All this didn’t take place in a vacuum. People noticed. Nobody ever said anything, since I’m also a nail chewer and a chronic fidget. I tried to conceal the behavior, but often the compulsion to perform the ritual was too strong to be controlled. Some people brush their teeth 20 times a day while some people lock and relock doors they just locked and relocked. I gnaw away at my left hand like a tasty, yet eminently unchewable adversary. In fact, in the act of typing this sentence, I pulled my hand up to my mouth and started to savage it with my bottom teeth. When I catch myself doing this I feel as if I’m a baboon grooming a companion, eating the lice out of a friend’s hair. It disgusts me, but I’m unable to stop. When I get stressed out, it just happens. I am without control over the behavior, being capable only of getting out of the sight of people to whom it would appear strange.
The details of this problem remained a guarded secret until one fateful day when the legend of the asshand exited its chrysalis as a really disheveled looking butterfly, its busted wings inspiring pity in all who saw it. As I’ve mentioned previously, my friends had seen this odd little ritual, and save for quizzical looks, there was no attempt to get at the root of the thing. However, during an intense game of video hockey in which my roommate and I were using a custom fantasy team to play the nigh unbeatable (at the time) Detroit Red Wings, I paused the game to gnaw.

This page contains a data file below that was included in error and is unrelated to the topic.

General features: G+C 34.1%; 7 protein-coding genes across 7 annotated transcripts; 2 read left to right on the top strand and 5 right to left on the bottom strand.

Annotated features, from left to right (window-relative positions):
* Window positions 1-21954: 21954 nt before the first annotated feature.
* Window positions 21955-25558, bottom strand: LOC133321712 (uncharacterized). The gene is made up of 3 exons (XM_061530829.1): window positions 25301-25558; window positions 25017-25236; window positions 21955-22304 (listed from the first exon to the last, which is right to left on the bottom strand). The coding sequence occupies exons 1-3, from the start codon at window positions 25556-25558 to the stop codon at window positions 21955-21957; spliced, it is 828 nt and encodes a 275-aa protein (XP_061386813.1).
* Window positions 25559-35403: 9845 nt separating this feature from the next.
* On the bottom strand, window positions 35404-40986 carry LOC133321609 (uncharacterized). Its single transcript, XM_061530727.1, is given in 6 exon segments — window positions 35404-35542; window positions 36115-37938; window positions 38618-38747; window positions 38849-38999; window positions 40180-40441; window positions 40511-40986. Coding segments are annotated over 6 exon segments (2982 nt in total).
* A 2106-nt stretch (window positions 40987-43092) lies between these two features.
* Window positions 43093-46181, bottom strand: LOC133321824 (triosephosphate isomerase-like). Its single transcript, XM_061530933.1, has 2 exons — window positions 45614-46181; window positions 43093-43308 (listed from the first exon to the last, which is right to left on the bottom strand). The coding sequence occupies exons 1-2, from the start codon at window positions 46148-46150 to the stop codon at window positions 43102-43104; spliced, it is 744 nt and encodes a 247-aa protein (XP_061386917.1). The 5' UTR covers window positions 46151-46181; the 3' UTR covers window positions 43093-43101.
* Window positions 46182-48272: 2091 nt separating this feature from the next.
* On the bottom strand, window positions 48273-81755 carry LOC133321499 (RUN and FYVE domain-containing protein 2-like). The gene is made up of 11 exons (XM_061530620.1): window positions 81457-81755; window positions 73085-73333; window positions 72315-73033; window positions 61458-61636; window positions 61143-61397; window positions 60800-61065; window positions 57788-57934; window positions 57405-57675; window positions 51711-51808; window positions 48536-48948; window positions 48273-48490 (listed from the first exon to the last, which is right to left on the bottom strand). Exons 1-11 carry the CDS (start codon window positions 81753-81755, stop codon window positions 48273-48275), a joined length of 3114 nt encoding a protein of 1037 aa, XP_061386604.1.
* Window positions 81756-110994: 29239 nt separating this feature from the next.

“What the hell are you doing?” asked Andy, perturbed, but utilizing the downtime to fiercely inhale a smoldering cigarette.
“Nothing, nothing, let’s just play,” said I, quickly unpausing the game as if nothing had happened, eyes staring straight at the screen, hands on the controller.
“No, you do that all the time. What in hell is that all about?!? It’s been creeping me out for years,” said Andy, grilling me while simultaneously repausing the game.
“Okay, I had a webbed finger when I was born, and they repaired it with a skin graft. Sometimes it grows hair, and I pull them out with my teeth.”
“That’s nasty, dude, where’d they get the skin?” As he asked this his face went from a look of slight to maximum disgust.
“Yes, my hip.”
“Right here,” said I, pointing at the side of my right buttock.